I think that one particular reason why the Chicago Campaign in 1966 fell short was because the racism Dr. King sought to counter in the North was much more insidious and challenging than that of the South. The overt racism in the South was a force that could be easily...
I think that one particular reason why the Chicago Campaign in 1966 fell short was because the racism Dr. King sought to counter in the North was much more insidious and challenging than that of the South. The overt racism in the South was a force that could be easily identified. Lynchings, the Klan, racist authority structures that did not hide their disdain and acceptance of segregation practices and violence against people of color were adversaries that could be identified without hesitation. When Dr. King turned to the North, his enemy was institutional and economic, forces that can hide from scrutiny much easier. Seeking to attack the embedded slum conditions was more of a challenge because it sought to bring light to economic practices and opportunity as much as racial injustice. Dr. King, himself, conceded the difficult and elusive nature of this particular adversary:
In the South, we always had segregationists to help make issues clear.… This ghetto Negro has been invisible so long and has become visible through violence’’ (Cotton, 26–28 August 1965).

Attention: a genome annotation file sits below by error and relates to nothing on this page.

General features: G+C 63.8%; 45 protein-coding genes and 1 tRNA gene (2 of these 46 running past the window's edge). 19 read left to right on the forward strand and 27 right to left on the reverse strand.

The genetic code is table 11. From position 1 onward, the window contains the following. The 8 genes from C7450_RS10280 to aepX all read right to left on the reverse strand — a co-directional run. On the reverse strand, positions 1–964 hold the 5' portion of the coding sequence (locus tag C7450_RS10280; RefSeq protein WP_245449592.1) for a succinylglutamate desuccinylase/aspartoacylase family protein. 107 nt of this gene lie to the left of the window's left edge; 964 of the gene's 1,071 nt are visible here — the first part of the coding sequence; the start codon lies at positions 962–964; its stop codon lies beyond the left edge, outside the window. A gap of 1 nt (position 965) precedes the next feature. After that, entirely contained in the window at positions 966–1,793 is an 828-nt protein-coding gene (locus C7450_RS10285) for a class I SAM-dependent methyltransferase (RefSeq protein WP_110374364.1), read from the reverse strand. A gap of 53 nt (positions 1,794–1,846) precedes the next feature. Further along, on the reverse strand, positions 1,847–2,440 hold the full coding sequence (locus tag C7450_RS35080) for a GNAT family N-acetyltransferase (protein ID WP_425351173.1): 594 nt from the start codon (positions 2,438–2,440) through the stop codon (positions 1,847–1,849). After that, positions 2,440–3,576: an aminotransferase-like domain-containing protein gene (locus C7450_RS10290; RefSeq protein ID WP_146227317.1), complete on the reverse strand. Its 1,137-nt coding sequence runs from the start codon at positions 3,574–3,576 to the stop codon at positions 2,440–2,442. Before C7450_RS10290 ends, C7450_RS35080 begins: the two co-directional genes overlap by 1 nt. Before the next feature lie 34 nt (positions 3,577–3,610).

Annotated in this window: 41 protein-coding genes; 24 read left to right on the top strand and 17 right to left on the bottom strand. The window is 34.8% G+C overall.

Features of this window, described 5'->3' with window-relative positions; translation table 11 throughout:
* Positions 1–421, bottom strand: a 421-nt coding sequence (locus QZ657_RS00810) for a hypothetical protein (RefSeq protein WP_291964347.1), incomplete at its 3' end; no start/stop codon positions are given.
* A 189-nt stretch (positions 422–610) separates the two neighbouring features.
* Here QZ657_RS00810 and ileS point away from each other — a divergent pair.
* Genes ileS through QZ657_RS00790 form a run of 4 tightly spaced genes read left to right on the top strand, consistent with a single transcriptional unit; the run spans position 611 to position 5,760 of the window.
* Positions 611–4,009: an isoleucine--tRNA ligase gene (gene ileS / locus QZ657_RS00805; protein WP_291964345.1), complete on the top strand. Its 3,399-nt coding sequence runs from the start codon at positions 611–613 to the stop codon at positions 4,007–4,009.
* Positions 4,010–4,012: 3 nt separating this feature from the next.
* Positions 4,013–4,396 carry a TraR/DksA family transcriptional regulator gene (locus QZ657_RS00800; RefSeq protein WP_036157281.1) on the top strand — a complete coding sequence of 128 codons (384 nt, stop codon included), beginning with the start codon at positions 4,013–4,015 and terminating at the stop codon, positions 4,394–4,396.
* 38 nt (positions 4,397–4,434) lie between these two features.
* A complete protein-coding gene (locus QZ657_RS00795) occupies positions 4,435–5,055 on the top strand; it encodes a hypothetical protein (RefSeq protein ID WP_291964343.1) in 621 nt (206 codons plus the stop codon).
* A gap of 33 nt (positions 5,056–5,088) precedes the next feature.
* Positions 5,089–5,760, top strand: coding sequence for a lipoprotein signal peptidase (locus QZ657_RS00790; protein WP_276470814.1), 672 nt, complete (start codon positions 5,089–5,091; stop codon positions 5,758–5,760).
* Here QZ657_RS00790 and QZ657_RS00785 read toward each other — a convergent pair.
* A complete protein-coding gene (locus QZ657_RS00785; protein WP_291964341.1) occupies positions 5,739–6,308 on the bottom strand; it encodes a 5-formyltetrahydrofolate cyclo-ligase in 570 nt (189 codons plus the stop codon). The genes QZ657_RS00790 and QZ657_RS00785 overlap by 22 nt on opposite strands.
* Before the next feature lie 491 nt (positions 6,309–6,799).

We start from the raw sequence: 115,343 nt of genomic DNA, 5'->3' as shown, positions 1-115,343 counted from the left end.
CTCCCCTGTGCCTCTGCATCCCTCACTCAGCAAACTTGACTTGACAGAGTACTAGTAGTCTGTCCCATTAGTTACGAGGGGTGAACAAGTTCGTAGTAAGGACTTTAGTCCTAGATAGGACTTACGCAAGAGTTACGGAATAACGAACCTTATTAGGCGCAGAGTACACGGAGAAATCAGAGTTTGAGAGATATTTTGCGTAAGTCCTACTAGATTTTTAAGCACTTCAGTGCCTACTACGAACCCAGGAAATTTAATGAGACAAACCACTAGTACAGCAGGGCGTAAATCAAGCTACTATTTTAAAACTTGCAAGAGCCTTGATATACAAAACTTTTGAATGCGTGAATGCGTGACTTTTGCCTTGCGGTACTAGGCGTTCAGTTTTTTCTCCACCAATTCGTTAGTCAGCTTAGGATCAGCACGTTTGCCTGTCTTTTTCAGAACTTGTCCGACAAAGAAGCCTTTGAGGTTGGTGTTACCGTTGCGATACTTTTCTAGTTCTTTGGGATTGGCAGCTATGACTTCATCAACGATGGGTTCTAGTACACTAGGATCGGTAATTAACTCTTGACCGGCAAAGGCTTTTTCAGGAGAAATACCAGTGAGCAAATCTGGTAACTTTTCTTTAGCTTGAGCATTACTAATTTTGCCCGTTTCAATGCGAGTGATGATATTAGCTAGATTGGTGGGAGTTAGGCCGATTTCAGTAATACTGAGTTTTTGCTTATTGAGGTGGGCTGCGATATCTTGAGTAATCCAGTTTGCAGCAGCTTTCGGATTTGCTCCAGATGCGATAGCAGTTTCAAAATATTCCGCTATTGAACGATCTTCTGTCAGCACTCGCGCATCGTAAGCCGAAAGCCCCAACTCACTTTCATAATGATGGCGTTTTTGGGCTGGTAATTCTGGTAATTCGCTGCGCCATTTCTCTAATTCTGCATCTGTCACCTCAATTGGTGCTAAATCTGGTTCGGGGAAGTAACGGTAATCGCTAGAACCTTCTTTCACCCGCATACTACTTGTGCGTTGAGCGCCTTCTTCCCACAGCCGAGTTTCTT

This is where Dr. King's challenges existed. He was fighting a racial challenge as well as an economic one. In the Southern phase of his fight, the racial element was more pronounced and easier to identify. Now, in the North, Dr. King was depicted as battling the reality of the free market and seeking to radically change economic structures and practices, labels that diluted his overall effectiveness when compared to his efforts in the South. At the same time, the diversity of the African- American community in Chicago helped to weaken the overall solidarity of the movement. Individuals that believed in King's effectiveness also felt the need to confront in a direct manner those who were throwing stones, perhaps embracing a stance of self- defense that Dr. King abhorred. In the South, the element of Christianity, seeking to make a moral and spiritual stand through the use of nonviolence, was part of the success of the movement. Cast in Biblical terms, the oppression of Southern racism was poised against Christian fighters who embraced nonviolence as representative of Jesus' teachings in striving for social change. In Chicago, the ground game was more secular, with activist and nationalistic stresses being evident, causing the moral stature that Dr. King sought to become a bit more muddled. In this, Dr. King did not find the immediate success he sought and achieved so clearly in the South.